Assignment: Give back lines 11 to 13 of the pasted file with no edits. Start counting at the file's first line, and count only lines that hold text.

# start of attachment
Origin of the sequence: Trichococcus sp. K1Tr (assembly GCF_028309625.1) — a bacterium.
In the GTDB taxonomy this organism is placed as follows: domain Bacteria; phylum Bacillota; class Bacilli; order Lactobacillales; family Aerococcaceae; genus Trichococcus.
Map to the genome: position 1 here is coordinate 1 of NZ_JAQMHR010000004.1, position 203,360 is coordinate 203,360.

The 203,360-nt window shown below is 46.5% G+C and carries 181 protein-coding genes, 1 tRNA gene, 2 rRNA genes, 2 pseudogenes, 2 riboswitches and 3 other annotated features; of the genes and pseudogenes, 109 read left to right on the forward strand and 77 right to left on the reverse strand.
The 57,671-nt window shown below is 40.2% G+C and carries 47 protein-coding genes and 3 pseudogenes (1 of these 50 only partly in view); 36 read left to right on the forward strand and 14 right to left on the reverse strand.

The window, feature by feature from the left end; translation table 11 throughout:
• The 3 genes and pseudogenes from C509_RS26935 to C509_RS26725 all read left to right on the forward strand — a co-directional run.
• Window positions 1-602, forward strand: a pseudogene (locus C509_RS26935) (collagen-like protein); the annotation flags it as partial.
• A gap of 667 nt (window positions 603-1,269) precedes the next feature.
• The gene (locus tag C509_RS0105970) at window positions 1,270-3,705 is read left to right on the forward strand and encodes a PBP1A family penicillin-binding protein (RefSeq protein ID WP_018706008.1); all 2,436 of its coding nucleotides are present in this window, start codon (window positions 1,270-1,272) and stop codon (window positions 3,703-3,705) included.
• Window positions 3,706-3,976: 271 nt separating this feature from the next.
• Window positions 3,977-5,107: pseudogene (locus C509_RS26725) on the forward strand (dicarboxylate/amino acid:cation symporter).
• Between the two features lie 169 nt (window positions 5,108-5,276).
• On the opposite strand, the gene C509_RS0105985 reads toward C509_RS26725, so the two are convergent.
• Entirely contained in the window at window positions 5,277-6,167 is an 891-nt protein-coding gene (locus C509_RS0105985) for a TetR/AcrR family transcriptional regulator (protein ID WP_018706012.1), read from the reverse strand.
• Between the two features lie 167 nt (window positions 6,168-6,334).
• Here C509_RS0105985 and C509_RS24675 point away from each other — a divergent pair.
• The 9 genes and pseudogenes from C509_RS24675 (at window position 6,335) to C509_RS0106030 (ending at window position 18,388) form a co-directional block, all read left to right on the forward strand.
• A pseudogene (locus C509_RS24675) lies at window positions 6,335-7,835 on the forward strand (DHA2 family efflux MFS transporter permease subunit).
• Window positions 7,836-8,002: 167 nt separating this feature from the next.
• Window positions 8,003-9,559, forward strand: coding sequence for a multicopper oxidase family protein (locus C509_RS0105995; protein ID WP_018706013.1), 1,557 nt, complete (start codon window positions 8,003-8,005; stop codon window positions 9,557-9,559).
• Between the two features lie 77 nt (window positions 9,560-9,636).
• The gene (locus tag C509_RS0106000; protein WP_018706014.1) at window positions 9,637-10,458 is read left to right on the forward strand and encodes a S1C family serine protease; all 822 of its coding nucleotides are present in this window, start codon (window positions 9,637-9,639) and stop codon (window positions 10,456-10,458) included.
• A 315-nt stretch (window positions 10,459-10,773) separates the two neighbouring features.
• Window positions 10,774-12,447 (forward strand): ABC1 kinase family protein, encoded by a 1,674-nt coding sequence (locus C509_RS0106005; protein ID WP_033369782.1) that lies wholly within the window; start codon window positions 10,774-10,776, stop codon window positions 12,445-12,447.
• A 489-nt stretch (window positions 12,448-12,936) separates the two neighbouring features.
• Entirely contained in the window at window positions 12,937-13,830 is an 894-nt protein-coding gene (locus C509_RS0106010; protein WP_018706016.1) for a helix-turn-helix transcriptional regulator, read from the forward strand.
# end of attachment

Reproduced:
• Window positions 3,706-3,976: 271 nt separating this feature from the next.
• Window positions 3,977-5,107: pseudogene (locus C509_RS26725) on the forward strand (dicarboxylate/amino acid:cation symporter).
• Between the two features lie 169 nt (window positions 5,108-5,276).